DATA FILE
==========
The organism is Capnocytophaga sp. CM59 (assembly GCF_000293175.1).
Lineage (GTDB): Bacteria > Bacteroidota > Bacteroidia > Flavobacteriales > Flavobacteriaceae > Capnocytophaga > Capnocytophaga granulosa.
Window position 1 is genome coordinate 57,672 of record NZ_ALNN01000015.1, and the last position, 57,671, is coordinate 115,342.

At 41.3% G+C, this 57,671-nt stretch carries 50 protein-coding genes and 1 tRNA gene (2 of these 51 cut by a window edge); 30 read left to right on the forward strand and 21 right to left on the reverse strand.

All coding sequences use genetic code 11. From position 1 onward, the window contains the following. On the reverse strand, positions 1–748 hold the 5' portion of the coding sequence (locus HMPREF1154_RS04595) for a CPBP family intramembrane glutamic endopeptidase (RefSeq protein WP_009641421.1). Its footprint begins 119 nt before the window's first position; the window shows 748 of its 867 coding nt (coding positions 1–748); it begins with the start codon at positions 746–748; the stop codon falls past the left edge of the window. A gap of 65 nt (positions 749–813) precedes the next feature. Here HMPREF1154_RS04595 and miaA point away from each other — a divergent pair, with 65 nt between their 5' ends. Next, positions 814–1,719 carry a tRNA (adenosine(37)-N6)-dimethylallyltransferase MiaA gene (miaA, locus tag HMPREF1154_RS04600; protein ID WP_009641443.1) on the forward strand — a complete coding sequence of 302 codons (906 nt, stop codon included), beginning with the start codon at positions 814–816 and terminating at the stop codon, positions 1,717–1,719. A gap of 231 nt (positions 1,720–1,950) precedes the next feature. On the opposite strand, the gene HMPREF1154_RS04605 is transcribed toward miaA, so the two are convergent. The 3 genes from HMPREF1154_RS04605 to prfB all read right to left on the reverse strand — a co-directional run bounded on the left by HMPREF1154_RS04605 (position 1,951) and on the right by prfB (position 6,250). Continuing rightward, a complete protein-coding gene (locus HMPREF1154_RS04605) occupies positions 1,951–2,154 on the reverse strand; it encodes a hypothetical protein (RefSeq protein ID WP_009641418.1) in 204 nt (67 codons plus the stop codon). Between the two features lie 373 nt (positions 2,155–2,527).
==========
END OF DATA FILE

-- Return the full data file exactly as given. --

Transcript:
The organism is Capnocytophaga sp. CM59 (assembly GCF_000293175.1).
Lineage (GTDB): Bacteria > Bacteroidota > Bacteroidia > Flavobacteriales > Flavobacteriaceae > Capnocytophaga > Capnocytophaga granulosa.
Window position 1 is genome coordinate 57,672 of record NZ_ALNN01000015.1, and the last position, 57,671, is coordinate 115,342.

At 41.3% G+C, this 57,671-nt stretch carries 50 protein-coding genes and 1 tRNA gene (2 of these 51 cut by a window edge); 30 read left to right on the forward strand and 21 right to left on the reverse strand.

All coding sequences use genetic code 11. From position 1 onward, the window contains the following. On the reverse strand, positions 1–748 hold the 5' portion of the coding sequence (locus HMPREF1154_RS04595) for a CPBP family intramembrane glutamic endopeptidase (RefSeq protein WP_009641421.1). Its footprint begins 119 nt before the window's first position; the window shows 748 of its 867 coding nt (coding positions 1–748); it begins with the start codon at positions 746–748; the stop codon falls past the left edge of the window. A gap of 65 nt (positions 749–813) precedes the next feature. Here HMPREF1154_RS04595 and miaA point away from each other — a divergent pair, with 65 nt between their 5' ends. Next, positions 814–1,719 carry a tRNA (adenosine(37)-N6)-dimethylallyltransferase MiaA gene (miaA, locus tag HMPREF1154_RS04600; protein ID WP_009641443.1) on the forward strand — a complete coding sequence of 302 codons (906 nt, stop codon included), beginning with the start codon at positions 814–816 and terminating at the stop codon, positions 1,717–1,719. A gap of 231 nt (positions 1,720–1,950) precedes the next feature. On the opposite strand, the gene HMPREF1154_RS04605 is transcribed toward miaA, so the two are convergent. The 3 genes from HMPREF1154_RS04605 to prfB all read right to left on the reverse strand — a co-directional run bounded on the left by HMPREF1154_RS04605 (position 1,951) and on the right by prfB (position 6,250). Continuing rightward, a complete protein-coding gene (locus HMPREF1154_RS04605) occupies positions 1,951–2,154 on the reverse strand; it encodes a hypothetical protein (RefSeq protein ID WP_009641418.1) in 204 nt (67 codons plus the stop codon). Between the two features lie 373 nt (positions 2,155–2,527).